UPDATED: 3/13/14 11:25 am ET - clarifies AutoTrader owners
Editor's note: Earlier versions of this story did not clearly explain AutoTrader's ownership. This version of Bloomberg's story clarifies the previous version.
NEW YORK (Bloomberg) -- Cox Enterprises Inc., the media holding company, and London-based buyout firm Apax Partners LLP, are interested in bidding for auto-sales Web site Cars.com, people with knowledge of the matter told Bloomberg.
The group of newspaper publishers that’s working with Moelis & Co. to explore a sale of Cars.com hasn’t formally solicited bids for the business yet, said the people, asking not to be identified because the information is private. The site, visited by more than 11 million potential car buyers a month, may fetch $2.5 billion in a sale, one of the people said.
Cars.com, which was started in 1998, lets user check prices, compare models and read reviews of auto dealers. The business would fit with assets that Cox Enterprises and Apax each already own. Apax is the majority owner of Trader Media Group, which operates AutoTrader in the U.K. That business is separate from the U.S. business of the same name controlled by Cox Enterprises.
A spokesman for Apax declined to comment on its interest in Cars.com. Elizabeth Olmstead, a spokeswoman for Cox Enterprises, said the company doesn’t comment on speculation. She added that the reports about Cars.com’s owners weighing a sale “confirms that the automotive services industry is an attractive, growing segment.”
A spokeswoman for Classified Ventures, the entity that owns Cars.com, didn’t respond to e-mail and phone messages seeking comment on the sale. Classified Ventures is backed by five newspaper publishers: Gannett Co., McClatchy Co., Tribune Co., AH Belo Corp. and Graham Holdings Co.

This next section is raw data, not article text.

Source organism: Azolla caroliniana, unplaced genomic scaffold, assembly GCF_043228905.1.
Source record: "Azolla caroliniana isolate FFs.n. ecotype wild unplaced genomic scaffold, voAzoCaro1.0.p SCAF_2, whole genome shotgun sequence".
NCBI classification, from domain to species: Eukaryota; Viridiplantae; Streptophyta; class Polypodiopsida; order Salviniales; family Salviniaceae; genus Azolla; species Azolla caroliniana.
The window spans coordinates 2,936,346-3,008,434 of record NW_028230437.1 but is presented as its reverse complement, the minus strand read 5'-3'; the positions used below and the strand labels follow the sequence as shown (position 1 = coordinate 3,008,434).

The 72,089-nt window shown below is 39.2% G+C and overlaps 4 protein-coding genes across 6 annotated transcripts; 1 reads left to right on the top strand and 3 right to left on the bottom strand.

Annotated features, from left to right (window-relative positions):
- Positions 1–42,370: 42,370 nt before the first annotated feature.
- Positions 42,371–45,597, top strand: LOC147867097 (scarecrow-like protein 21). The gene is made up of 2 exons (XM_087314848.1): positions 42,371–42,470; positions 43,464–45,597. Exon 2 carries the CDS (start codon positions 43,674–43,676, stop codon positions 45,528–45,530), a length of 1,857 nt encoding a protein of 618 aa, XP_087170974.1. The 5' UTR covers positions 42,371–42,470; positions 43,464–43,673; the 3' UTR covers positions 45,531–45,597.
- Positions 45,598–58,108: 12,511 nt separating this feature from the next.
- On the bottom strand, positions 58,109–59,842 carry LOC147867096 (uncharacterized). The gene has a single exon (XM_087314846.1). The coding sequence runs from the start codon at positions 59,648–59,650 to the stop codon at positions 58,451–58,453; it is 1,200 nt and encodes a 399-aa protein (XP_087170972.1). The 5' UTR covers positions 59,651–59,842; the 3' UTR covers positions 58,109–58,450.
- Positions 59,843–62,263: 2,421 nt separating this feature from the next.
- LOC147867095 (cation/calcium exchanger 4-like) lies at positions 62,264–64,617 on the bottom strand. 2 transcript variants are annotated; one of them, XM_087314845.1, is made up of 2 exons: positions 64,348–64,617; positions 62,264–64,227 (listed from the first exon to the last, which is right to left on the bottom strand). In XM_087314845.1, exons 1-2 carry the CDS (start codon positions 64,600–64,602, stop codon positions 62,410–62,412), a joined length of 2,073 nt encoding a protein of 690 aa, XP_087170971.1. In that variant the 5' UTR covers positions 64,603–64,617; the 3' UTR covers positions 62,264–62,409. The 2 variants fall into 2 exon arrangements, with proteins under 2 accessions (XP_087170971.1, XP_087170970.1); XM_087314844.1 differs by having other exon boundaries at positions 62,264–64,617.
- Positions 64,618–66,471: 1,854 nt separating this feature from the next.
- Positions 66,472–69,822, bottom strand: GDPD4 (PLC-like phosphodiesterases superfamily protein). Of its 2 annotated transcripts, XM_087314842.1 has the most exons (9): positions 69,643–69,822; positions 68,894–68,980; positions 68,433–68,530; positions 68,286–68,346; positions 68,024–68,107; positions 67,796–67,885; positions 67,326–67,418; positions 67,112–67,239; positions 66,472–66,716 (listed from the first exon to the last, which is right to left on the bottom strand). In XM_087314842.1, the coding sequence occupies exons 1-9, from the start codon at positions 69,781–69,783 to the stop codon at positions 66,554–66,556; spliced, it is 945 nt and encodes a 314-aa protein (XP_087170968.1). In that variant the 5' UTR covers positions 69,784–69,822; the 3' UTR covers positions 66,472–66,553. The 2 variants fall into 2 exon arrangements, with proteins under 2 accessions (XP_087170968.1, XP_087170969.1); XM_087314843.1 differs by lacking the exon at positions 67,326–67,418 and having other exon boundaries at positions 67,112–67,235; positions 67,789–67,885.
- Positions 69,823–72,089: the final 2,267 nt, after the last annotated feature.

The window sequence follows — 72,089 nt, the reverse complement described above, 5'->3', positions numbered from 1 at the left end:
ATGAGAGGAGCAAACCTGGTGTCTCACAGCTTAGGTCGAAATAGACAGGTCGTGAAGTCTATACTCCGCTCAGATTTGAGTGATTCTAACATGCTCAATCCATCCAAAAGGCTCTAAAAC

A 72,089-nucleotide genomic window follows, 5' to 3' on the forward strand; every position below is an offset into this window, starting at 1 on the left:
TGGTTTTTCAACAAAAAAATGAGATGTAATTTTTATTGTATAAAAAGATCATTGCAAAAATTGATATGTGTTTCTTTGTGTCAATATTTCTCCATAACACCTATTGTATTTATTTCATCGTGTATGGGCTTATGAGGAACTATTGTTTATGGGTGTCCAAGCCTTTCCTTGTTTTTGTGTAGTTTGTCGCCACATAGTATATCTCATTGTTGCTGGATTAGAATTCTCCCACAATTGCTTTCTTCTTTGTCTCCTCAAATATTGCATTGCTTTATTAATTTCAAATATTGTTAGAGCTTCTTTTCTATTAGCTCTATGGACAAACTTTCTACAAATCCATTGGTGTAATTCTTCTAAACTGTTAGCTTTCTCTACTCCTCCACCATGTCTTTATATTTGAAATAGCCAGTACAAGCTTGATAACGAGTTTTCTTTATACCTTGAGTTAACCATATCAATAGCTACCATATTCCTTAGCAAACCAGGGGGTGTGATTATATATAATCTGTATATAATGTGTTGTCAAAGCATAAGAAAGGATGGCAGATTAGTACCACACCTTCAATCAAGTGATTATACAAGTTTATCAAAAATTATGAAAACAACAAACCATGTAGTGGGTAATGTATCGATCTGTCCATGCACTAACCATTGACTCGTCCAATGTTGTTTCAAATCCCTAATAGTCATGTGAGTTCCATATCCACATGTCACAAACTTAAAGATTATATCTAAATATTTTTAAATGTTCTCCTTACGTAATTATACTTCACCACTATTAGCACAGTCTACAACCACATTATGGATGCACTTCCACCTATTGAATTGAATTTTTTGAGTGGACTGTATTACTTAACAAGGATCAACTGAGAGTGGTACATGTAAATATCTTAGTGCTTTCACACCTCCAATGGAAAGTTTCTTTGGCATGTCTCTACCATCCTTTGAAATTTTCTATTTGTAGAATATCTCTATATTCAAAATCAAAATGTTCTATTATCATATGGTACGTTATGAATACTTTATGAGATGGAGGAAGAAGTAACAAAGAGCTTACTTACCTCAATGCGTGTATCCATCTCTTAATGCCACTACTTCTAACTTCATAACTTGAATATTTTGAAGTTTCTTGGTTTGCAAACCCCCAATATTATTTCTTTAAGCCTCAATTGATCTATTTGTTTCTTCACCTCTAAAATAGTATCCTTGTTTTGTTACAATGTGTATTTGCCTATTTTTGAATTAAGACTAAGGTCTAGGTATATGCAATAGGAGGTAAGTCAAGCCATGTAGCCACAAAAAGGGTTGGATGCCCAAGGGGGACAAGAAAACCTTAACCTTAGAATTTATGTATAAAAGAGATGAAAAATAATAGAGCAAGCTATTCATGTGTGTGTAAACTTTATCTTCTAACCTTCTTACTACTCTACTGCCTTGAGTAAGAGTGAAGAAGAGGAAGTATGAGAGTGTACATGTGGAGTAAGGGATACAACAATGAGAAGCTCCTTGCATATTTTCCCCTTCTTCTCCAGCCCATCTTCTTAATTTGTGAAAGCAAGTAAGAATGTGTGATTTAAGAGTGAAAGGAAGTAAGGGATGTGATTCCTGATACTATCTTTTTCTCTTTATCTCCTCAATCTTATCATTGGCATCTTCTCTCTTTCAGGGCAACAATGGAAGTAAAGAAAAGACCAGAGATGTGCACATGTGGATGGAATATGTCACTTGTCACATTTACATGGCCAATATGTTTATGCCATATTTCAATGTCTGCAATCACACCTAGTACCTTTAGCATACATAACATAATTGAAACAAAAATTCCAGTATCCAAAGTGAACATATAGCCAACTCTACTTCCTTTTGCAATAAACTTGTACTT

At $2.5 billion, Cars.com would be valued at about 5 to 6 times annual sales of $400 million to $500 million, according to estimates from Bloomberg Industries.
Cox Enterprises this year bought a 25 percent stake in AutoTrader Group from Providence Equity Partners for about 6 times revenue, the data show. A person with knowledge of that deal said the stake was valued at about $1.8 billion, putting AutoTrader’s total value at about $7 billion.
Newspapers have steadily lost money and readership since hitting a sales peak in 2005. Classifieds advertising has been hardest hit, dropping by more than half between 2000 and 2008 to $9.9 billion, according to Pew Research.
Now, seeking to capitalize on the market for online listings, newspaper companies are selling off businesses started while they were in better financial shape. Classified Ventures, the joint venture, sold another listings site, Apartments.com, for about $585 million.
Moelis also advised Classified Ventures on its sale of Apartments.com for $585 million, according to a March 3 statement.